Analysis: Salmond inquiry is damaging Scottish independence, but for how long?

Harold Wilson is said to have coined the phrase ‘a week is a long time in politics’. After just over six months covering Holyrood on a daily basis I am inclined to agree, though would suggest an alteration; never mind a week, try one day.

On Wednesday, Scottish politics and Nicola Sturgeon had one of its longest days as she gave evidence to the Salmond inquiry.

The ongoing inquisition into the Scottish Government’s botched handling of harassment complaints against the former first minister Alex Salmond has been placed on a pedestal by the unionist opposition as the last great hope of knocking the First Minister off her high horse, while also praying support for independence would tumble as she does.

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The truth of the matter is far more complex.

First Minister of Scotland, Nicola Sturgeon, leaves her home in Glasgow to head to Holyrood in Edinburgh to give evidence to the Scottish Parliament's inquiry into her government's unlawful investigation of the former First Minister Alex Salmond.

Naturally the affair has impacted the SNP and Ms Sturgeon. Today’s new Savanta ComRes polls proves that, but it highlights the issue as deeply split on party lines.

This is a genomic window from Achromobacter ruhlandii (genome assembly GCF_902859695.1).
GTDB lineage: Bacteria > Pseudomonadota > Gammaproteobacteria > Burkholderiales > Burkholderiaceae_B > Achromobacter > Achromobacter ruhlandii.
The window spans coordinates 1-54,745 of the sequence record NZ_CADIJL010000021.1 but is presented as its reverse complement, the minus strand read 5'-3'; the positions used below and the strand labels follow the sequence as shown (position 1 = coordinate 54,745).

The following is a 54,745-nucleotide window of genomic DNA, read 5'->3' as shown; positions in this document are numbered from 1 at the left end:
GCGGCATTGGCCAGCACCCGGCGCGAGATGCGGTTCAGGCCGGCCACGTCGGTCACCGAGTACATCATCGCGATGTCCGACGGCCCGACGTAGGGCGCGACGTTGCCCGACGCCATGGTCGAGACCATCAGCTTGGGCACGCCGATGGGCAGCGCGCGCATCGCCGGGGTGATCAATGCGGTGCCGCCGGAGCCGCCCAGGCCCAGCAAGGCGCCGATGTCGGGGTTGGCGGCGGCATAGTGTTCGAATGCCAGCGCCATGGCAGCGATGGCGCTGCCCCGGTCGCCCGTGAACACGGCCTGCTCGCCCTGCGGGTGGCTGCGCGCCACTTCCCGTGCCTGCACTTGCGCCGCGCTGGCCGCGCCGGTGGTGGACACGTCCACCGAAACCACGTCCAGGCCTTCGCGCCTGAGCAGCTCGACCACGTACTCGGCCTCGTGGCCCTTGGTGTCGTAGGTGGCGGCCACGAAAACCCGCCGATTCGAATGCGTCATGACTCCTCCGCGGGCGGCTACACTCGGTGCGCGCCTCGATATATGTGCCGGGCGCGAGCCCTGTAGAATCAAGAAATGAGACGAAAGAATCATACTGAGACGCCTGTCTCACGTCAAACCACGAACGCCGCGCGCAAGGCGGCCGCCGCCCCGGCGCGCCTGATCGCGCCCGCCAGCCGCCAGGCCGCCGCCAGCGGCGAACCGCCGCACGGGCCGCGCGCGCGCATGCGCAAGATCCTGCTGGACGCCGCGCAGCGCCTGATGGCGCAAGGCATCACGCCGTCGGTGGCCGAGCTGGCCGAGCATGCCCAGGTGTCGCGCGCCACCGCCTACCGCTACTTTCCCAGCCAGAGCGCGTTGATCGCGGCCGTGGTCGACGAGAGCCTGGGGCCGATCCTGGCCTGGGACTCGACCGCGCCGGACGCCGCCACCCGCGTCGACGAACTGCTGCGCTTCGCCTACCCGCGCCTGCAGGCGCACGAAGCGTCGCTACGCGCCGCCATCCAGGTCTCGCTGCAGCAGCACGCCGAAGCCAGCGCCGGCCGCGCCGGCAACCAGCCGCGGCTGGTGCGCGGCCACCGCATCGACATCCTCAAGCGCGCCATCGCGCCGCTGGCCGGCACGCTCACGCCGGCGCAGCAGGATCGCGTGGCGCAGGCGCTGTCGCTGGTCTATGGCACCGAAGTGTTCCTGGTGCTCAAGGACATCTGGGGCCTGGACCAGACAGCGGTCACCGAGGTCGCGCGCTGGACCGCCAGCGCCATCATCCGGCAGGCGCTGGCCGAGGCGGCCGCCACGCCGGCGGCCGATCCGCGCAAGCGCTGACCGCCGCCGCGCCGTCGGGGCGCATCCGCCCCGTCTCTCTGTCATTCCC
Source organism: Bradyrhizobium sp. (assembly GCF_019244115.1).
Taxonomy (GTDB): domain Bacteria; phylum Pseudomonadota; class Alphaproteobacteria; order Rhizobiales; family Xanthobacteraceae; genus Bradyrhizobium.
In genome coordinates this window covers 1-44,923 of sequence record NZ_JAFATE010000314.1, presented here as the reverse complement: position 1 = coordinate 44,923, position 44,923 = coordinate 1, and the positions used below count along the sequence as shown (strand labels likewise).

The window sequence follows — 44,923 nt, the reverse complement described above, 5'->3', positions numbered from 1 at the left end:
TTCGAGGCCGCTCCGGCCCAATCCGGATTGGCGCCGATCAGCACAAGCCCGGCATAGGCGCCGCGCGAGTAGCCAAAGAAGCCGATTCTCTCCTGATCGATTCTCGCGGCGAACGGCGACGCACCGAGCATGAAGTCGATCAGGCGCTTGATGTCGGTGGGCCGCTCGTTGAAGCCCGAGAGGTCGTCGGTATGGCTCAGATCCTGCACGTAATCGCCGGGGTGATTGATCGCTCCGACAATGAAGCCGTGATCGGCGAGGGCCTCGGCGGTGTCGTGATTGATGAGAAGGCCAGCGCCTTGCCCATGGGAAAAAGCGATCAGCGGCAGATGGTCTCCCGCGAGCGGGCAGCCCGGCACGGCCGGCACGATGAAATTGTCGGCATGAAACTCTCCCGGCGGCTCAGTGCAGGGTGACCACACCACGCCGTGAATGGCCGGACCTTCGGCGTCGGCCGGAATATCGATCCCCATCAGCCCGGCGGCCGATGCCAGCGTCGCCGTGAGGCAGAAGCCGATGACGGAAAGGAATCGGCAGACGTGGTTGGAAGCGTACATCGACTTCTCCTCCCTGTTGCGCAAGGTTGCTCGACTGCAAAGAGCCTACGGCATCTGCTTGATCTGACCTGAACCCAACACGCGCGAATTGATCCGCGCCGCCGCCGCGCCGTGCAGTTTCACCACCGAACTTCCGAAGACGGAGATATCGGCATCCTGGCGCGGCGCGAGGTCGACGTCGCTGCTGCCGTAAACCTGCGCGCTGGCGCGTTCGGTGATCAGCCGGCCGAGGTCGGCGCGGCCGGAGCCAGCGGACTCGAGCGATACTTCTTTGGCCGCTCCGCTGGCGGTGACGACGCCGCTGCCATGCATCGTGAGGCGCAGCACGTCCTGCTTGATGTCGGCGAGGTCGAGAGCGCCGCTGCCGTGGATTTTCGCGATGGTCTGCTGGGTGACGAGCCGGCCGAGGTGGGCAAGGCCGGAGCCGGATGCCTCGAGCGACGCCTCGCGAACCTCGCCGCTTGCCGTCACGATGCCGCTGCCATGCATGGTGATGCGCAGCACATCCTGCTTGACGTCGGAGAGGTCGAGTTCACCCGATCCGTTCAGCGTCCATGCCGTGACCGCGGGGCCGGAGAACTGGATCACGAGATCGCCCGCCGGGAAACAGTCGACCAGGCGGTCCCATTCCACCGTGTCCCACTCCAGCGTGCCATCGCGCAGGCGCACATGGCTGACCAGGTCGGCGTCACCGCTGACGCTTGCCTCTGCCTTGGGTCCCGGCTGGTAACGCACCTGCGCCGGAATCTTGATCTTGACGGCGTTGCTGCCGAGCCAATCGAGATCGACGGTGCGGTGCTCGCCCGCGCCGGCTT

Unsurprisingly , those who most like the Union flag are most likely to back Mr Salmond, while those who wish for independence back the woman most likely to achieve their dream.

In any second referendum, for Yes to have any hope of winning, it must turn some No voters on to their side and win the hearts and minds of those who did not or could not vote in 2014.

In these terms, the Salmond inquiry has hurt the cause.

One in five (22 per cent) of Yes voters in 2014 are more likely to vote No because of it, half of 2014 No voters also state the scandal entrenches their point of view, while more non-voters say the inquiry has pushed them towards No (26 per cent) than Yes (17 per cent).

The one silver lining in this for the SNP is that eventually the Salmond Inquiry will go away, be it through time or salvation for Ms Sturgeon.

Ahead of the Holyrood election, the SNP could even see its own version of the vaccine bounce being experienced by Boris Johnson, and will extol the virtues of its leader’s handling of Covid-19.

There is good reason to – 40 per cent of those who didn’t vote in 2014 say the vaccine rollout is turning them to independence, with 39 per cent stating the same for the handling of the pandemic.

Given every issue other than the Salmond inquiry is pushing more non-voters to Yes than to No, the question is how long will the SNP and Scottish independence continue to take the hit of what has undoubtedly been a damaging and avoidable fiasco.

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